A former NFL coach says of the Jets, "Hiring a head coach who used to be an assistant with the same team creates problems. The head coach has got to be aloof, but here's a guy who was tight with them. Now he replaces a tough guy like Walt Michaels, who kept them scared, and that little edge of fear is gone. They don't play as hard. Fear, you know, is a great motivator." Maybe the Jets felt a little fear when Walton instituted his get-tough policy before the 49ers game. Who knows? Walton also turned his cap around for the game at San Francisco.
CHAPTER THREE: THE FIELD REPORT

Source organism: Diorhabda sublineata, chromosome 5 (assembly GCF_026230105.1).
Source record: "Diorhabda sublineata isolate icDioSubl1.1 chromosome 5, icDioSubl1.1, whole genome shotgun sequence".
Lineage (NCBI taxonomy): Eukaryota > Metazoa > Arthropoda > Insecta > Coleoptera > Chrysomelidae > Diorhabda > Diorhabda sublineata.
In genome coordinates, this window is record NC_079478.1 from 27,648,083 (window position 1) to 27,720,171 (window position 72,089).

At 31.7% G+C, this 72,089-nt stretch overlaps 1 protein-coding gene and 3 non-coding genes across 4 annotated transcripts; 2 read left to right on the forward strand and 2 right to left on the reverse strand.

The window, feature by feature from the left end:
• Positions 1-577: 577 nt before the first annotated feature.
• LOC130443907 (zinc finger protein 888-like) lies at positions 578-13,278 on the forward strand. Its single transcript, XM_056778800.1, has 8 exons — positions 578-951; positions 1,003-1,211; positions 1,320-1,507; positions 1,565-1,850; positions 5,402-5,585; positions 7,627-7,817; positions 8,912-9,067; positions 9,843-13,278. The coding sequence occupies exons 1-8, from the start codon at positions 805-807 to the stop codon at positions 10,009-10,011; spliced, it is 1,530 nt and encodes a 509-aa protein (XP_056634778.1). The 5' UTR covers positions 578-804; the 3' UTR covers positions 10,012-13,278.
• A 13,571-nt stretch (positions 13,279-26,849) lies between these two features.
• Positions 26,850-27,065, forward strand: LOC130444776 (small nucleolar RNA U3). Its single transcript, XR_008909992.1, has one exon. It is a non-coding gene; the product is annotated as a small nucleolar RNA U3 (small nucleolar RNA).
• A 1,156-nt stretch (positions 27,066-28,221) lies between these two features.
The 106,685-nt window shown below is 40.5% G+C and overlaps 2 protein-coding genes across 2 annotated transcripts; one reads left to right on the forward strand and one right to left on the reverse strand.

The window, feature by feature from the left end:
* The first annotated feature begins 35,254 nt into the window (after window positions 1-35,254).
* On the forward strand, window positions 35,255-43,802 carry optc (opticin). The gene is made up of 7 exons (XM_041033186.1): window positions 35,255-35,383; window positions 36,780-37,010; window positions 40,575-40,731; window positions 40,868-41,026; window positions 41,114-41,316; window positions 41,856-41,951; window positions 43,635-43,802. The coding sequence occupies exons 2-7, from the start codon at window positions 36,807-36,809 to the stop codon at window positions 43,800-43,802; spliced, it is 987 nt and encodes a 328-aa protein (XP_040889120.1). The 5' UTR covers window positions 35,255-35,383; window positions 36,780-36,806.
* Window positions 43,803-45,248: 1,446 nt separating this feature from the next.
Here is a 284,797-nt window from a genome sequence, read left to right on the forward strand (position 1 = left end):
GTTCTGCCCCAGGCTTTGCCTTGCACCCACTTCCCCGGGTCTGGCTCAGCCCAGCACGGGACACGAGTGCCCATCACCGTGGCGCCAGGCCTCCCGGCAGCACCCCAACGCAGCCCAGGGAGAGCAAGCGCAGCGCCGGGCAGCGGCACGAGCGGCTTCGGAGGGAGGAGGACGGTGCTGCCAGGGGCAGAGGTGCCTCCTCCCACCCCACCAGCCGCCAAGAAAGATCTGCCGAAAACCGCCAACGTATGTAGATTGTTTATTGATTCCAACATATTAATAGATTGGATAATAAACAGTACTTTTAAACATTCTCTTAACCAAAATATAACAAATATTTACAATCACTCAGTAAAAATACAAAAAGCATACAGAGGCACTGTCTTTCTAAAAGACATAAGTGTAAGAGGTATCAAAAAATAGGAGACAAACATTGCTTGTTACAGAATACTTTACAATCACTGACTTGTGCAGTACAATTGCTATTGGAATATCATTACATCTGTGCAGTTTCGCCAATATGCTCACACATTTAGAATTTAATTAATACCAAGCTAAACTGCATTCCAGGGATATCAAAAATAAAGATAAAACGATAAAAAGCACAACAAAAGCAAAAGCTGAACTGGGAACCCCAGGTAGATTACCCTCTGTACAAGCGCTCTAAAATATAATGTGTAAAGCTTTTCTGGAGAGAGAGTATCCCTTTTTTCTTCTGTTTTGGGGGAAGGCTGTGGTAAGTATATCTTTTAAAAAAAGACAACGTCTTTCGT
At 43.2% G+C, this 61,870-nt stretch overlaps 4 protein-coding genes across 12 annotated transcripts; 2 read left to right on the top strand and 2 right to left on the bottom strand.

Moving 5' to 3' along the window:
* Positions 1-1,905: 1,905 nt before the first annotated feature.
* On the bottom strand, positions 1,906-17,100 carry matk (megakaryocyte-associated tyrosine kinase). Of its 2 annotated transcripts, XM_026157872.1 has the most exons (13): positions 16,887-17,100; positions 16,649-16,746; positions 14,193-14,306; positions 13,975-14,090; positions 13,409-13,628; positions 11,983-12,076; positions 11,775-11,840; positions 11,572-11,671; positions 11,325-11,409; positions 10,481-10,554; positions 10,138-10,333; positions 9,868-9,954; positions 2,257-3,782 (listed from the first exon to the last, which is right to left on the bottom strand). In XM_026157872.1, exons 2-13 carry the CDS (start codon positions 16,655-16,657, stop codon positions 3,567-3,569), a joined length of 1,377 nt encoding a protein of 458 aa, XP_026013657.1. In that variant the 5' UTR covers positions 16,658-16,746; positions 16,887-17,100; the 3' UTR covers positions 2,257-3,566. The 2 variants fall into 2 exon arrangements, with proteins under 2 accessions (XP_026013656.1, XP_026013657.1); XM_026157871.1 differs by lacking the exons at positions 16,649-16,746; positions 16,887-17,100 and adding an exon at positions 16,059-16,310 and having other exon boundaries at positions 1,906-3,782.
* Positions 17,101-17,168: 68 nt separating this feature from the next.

In game No. 1 this season the Jets beat the Chargers 41-29. The victory hid an important statistic—San Diego averaged 5.8 yards per rush. "They were hook-able," a scout says. "Kellen Winslow was going in motion and hooking the Jets' outside linebacker. He had an alltime blocking day for a tight end. Then everybody started doing it—run a back inside against them and break him outside." The next week Seattle beat New York on the ground, Curt Warner running for 128 yards. In game No. 3 New England's Tony Collins hit the Jets for 212, and then the Rams' Eric Dickerson racked up 192. The Jets, 2-2 at that point, got their defensive line to square up and play the run. They played more zone defenses and moved their strong safety up closer to shut down the ground game. Those changes worked. The New York defense played pretty well in the next five games, rising to new heights against the 49ers, the NFC's top offensive team. But the offense has been erratic.